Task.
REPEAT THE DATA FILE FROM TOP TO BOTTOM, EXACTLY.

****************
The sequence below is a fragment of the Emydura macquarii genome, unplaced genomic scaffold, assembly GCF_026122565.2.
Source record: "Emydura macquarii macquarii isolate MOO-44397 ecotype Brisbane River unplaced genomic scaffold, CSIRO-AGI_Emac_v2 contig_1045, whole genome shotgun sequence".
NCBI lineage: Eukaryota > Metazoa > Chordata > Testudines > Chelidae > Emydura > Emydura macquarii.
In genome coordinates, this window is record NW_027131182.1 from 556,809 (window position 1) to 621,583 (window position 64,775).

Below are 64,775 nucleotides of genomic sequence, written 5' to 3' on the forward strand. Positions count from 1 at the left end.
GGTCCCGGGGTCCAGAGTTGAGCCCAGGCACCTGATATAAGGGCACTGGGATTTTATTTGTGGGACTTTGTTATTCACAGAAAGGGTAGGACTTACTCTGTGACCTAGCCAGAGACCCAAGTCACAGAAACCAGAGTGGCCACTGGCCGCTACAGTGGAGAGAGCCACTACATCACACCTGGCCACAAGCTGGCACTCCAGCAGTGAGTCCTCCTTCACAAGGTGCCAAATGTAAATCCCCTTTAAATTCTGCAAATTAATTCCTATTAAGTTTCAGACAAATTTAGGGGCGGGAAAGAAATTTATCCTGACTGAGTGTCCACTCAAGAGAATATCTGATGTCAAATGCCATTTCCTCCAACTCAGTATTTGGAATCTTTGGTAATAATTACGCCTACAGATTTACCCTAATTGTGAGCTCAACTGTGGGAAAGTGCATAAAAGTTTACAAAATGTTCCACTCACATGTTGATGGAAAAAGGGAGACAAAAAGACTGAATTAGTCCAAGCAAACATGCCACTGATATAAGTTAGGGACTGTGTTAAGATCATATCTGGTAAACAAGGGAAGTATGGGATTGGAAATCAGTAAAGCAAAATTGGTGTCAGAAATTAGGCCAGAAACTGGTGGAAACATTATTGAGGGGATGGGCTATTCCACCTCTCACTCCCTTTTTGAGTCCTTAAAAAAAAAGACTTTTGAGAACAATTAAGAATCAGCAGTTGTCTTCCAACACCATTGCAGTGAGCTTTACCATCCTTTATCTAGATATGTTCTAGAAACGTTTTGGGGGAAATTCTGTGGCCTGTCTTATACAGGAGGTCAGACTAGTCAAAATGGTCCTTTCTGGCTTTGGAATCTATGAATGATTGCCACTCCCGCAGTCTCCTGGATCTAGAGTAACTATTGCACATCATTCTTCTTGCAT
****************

The sequence below is a fragment of the Emydura macquarii genome, unplaced genomic scaffold, assembly GCF_026122565.2.
Source record: "Emydura macquarii macquarii isolate MOO-44397 ecotype Brisbane River unplaced genomic scaffold, CSIRO-AGI_Emac_v2 contig_1045, whole genome shotgun sequence".
NCBI lineage: Eukaryota > Metazoa > Chordata > Testudines > Chelidae > Emydura > Emydura macquarii.
In genome coordinates, this window is record NW_027131182.1 from 556,809 (window position 1) to 621,583 (window position 64,775).

Below are 64,775 nucleotides of genomic sequence, written 5' to 3' on the forward strand. Positions count from 1 at the left end.
GGTCCCGGGGTCCAGAGTTGAGCCCAGGCACCTGATATAAGGGCACTGGGATTTTATTTGTGGGACTTTGTTATTCACAGAAAGGGTAGGACTTACTCTGTGACCTAGCCAGAGACCCAAGTCACAGAAACCAGAGTGGCCACTGGCCGCTACAGTGGAGAGAGCCACTACATCACACCTGGCCACAAGCTGGCACTCCAGCAGTGAGTCCTCCTTCACAAGGTGCCAAATGTAAATCCCCTTTAAATTCTGCAAATTAATTCCTATTAAGTTTCAGACAAATTTAGGGGCGGGAAAGAAATTTATCCTGACTGAGTGTCCACTCAAGAGAATATCTGATGTCAAATGCCATTTCCTCCAACTCAGTATTTGGAATCTTTGGTAATAATTACGCCTACAGATTTACCCTAATTGTGAGCTCAACTGTGGGAAAGTGCATAAAAGTTTACAAAATGTTCCACTCACATGTTGATGGAAAAAGGGAGACAAAAAGACTGAATTAGTCCAAGCAAACATGCCACTGATATAAGTTAGGGACTGTGTTAAGATCATATCTGGTAAACAAGGGAAGTATGGGATTGGAAATCAGTAAAGCAAAATTGGTGTCAGAAATTAGGCCAGAAACTGGTGGAAACATTATTGAGGGGATGGGCTATTCCACCTCTCACTCCCTTTTTGAGTCCTTAAAAAAAAAGACTTTTGAGAACAATTAAGAATCAGCAGTTGTCTTCCAACACCATTGCAGTGAGCTTTACCATCCTTTATCTAGATATGTTCTAGAAACGTTTTGGGGGAAATTCTGTGGCCTGTCTTATACAGGAGGTCAGACTAGTCAAAATGGTCCTTTCTGGCTTTGGAATCTATGAATGATTGCCACTCCCGCAGTCTCCTGGATCTAGAGTAACTATTGCACATCATTCTTCTTGCAT